Chapter Four. African Slaves Build their Own Community in Coastal Georgia Slavery was originally prohibited in the original 1732 Georgia charter; the ban was lifted two decades later when Georgia became a Royal colony. By 1770, 15,000 slaves made up 80% of the population. Rice was one of the most valuable commodities of mainland North America, surpassed only by tobacco and wheat. The Atlantic slave trade grew to match rice production. Saltwater” slaves (slaves taken from Africa, rather than “country born”) were inspected and branded on coastal forts in Africa, shipped overseas (where many died), then sold and marched to plantations Mortality rates were high for slaves, especially infants. Overseers could legally punish slaves and even murder them. Many slaves run and some rebel. Most slaves remained enslaved, but built up families and communities, mixing African traditions with their new homeland. The Beginnings of African Slavery
Slavery has long been a part of Mediterranean Europe; Venetian and Genoese traders sold captured Slavics (the word slave derives from them), Muslims, and Africans. Enslaving Christians, but not Africans or Muslims, disturbed many Europeans. Portuguese expansion in West Africa was motivated by access to gold, wrought iron, ivory, tortoiseshells, textiles, and slaves (previously dominated by the Moors, or Spanish Muslims). European slaves left the slave hunting to the African traders. Sugar and Slavery Slaves were imported to work sugar plantations in Hipiola and Brazil, among other islands.
The Dutch expanded the European sugar market, leading France and England to start island sugar colonies as well. West Africans Marriage kinship ties, practicing polygamy, characterized societies on the West African coast. Women enjoyed social and economic independence. Shifting cultivation, cultivating land for several years then moving on while the cleared land lay fallow, helped build up African communities and commerce, creating states and kingdoms. Kingdoms on the coast were the ones who first traded with the Portuguese.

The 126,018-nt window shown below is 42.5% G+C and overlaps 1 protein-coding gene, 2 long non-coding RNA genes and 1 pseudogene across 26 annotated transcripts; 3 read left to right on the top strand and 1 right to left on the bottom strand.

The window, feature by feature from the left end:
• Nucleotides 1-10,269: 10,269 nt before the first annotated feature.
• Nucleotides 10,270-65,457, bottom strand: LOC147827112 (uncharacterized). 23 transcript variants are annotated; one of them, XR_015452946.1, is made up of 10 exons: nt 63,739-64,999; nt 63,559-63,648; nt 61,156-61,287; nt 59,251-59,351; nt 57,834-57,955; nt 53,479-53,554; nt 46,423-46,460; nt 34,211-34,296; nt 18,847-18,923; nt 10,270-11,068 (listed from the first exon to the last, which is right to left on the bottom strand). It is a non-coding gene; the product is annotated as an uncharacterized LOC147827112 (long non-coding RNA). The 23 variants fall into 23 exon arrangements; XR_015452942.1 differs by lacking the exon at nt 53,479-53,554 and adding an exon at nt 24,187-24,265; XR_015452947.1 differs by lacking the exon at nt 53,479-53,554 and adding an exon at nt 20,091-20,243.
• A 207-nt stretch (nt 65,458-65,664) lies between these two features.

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Slavery in African society was much freer; slaves were treated as family members rather than possessions, were allowed to marry, and had freeborn children. The African Slave Trade The Demography of the Slave Trade 10-12 million slaves were transported to the Americas during the slave trade. 76% of slaves arrived from 1701-1810, the peak years of the slave trade. Half went to Dutch, French, or British plantations in the Caribbean, a third to Portuguese Brazil, and a tenth to Spanish America. About 5% went to the North American British colonies.
With the exception of the Seven Years’ War (1756-1763, a world war between the French and their allies versus the British and their allies), the slave trade continued to become more important to the colonies up to the Revolution. There were twice as many male African slaves as female; most slaves were young, between 15 and 30, and represented nearly every West African ethnic group. Slavers of All Nations All western European nations participated in the slave trade, shipping slaves from coastal outposts and, later, through independent American and European traders.
The Shock of Enslavement Many slave traders lived permanently in coastal outposts and married local women, reinforcing commercial ties through family relations. Many slaves resented African involvement in the slave trade. Most Africans were enslaved through warfare. As the demand for slaves increased, slave raids pressed deeper into the continent. Captives would wait in dungeons or pens called “barracoons”, separated from family and people of the same ethnic group to discourage rebellion, before being branded with the mark of their buyer.
The Middle Passage The “Middle Passage” referred to the middle part of the trade triangle from England to Africa to America back to England. Historians estimate that 1 in 6 slaves died from the unsanitary conditions, extreme crowding, and diseases. Many committed suicide as an act of rebellion on the slave ships. Captains resorted to putting netting over the side of their ships. Arrival in the New World When the slaves arrived, their captors would parade them around to impress buyers.
Slaves would be sold at auctions or during a “scramble”, where prices were pre-set and the buyers would rush the slaves in a corral and take their pick. Political and Economic Effects on Africa The African slave trade eventually weakened Africa as a whole. The slave raiding was depopulating Africa as many died during the raids and the rest were sent off to be sold. The arrival of European goods stifled local manufacturing while agriculture lost labor. The slave trade allowed for the political, economic, and military conquest of Africa. The Development of North American Slave Societies
Slavery comes to North America The first slaves arrived in Virginia in 1619. Slaves cost twice as much as indentured servants, but had about the same life p in the disease-ridden Chesapeake. Consequently, most planters employed more indentured servants than slaves. This was termed society with slaves, where slavery was just one form of labor. In this type of society, the status of black Virginians was ambiguous; many owned slaves and land themselves, even with the lack of religious distinction among them. In slave society, slavery is the dominant form of labor.